Have you ever noticed how much more credit we give people after they're dead and gone? Artists' paintings suddenly become valuable, musicians' singles start getting more airplay, writers' books enjoy revivals on best-seller lists. It always strikes me as a little bittersweet: "Boy, he sure is successful nowadays. Too bad he's underground."
Today would have been my friend Cindy's 36th birthday. She's been on my mind all week. It isn't just famous people whom we tend to exalt posthumously. Cindy, for example, was never famous at all (except to a very small circle of friends by whom she was adored) -- and yet now, six years after she went to meet her maker face-to-face, I find myself remembering things she used to say and suddenly, even if only in memory, I am listening. Really listening.
Cindy was a true Texan. Her drawl was contagious; Midwestern friends could always tell when I'd spent the night before in a two-hour phone convo with Cindy because I'd have a hard time keeping "y'all" out of my own vocabulary. I used to get a kick out of the phrases that became known as Cindyisms: "Heavens to Betsy!" and "Well, shooooooot!" and "Well, I'll be a monkey's uncle!" could always make my giggle. Cindy liked to tell me what to do; two years my senior, she proudly referred to herself as my "bossy-boots big sister." And one of her most common bits of advice for me was to "Put on your big-girl panties and cowboy up!"
Several times this past week, I could almost hear her voice saying that to me. I've had to do some hard things over the last few weeks, and the temptation to give up, cave in, and wuss out has been pretty strong. But it's amazing how the Spirit of God will lead us into portions of His Word where the letters seem to jump off the page at us, just as we need them most -- and this, I suppose, is why I found myself reading James this week. I'm particularly fond of James in the Message translation. Check this out, from James 1:3-5: "You know that under pressure, your faith-life is forced into the open and shows its true colors. So don't try to get out of anything prematurely. Let it do its work so you become mature and well-developed, not deficient in any way."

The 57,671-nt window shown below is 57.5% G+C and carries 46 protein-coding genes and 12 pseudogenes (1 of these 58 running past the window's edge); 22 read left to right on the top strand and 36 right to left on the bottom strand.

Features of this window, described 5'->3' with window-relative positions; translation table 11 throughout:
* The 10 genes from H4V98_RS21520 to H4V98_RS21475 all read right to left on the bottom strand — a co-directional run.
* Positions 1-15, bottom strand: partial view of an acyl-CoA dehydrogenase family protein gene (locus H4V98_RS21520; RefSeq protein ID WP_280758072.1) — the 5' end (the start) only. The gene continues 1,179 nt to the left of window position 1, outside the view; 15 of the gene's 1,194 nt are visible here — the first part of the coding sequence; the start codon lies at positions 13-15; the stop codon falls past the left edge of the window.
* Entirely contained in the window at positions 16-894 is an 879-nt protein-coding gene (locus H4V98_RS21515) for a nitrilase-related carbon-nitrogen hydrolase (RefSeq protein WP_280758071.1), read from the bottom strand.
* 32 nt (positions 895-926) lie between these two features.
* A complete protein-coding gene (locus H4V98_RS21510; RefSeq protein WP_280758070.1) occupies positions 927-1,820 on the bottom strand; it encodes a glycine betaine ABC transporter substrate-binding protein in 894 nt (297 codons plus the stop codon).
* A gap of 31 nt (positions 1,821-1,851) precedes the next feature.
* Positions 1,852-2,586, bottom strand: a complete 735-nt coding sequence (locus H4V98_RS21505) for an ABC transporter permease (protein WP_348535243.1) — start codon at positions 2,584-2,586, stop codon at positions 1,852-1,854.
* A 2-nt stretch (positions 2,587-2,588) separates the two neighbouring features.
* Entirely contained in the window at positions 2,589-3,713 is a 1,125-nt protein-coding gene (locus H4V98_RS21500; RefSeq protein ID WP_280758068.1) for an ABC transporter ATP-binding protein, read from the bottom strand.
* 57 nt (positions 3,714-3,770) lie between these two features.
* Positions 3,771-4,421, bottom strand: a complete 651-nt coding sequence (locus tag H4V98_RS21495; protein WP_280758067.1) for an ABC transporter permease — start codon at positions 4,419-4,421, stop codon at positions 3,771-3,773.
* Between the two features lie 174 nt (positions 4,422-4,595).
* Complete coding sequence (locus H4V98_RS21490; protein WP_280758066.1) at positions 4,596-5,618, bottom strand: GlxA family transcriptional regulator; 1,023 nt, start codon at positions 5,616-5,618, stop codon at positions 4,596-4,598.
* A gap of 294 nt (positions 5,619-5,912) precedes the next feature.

I realize now that a lot of Cindy's sisterly advice to me could have been straight out of the NTV (New Texan Version) of James 1. Maybe I should have listened a little more closely all those years ago. But of course, now that Cindy's in Heaven, her words carry a little more weight. And I swear -- I swear -- as I read James a few nights ago, I could almost hear Cindy standing next to Jesus, her hands on her hips, saying to me, "Yeah, Jena! What He said!"
Advice like this is hard to hear sometimes, whether it's from a bossy-boots big sister or from the King of Kings. Stick it out. Suck it up. Deal with it. Don't give up, wear down, back off, or fizzle out. Keep on keepin' on. Um, okay . . . how am I to do this, exactly? Thank God for verse six: "If you don't know what you're doing, pray to the Father. He loves to help. You'll get his help, and won't be condescended to when you ask for it. Ask boldly, believingly, without a second thought."
Phew. I'm so glad God allowed for us to "not know what we are doing." 'Cause sometimes, not only do I not know how to put my big-girl panties on, but I don't even know which drawer to find them in! And God knows that. Even when I can't find my big-girl panties, He still covers my backside.
I can do this. All these hard things I'm facing this week, I can do through Christ. I'm puttin' on my big-girl panties and lookin' for my saddle. Happy birthday, Cindy.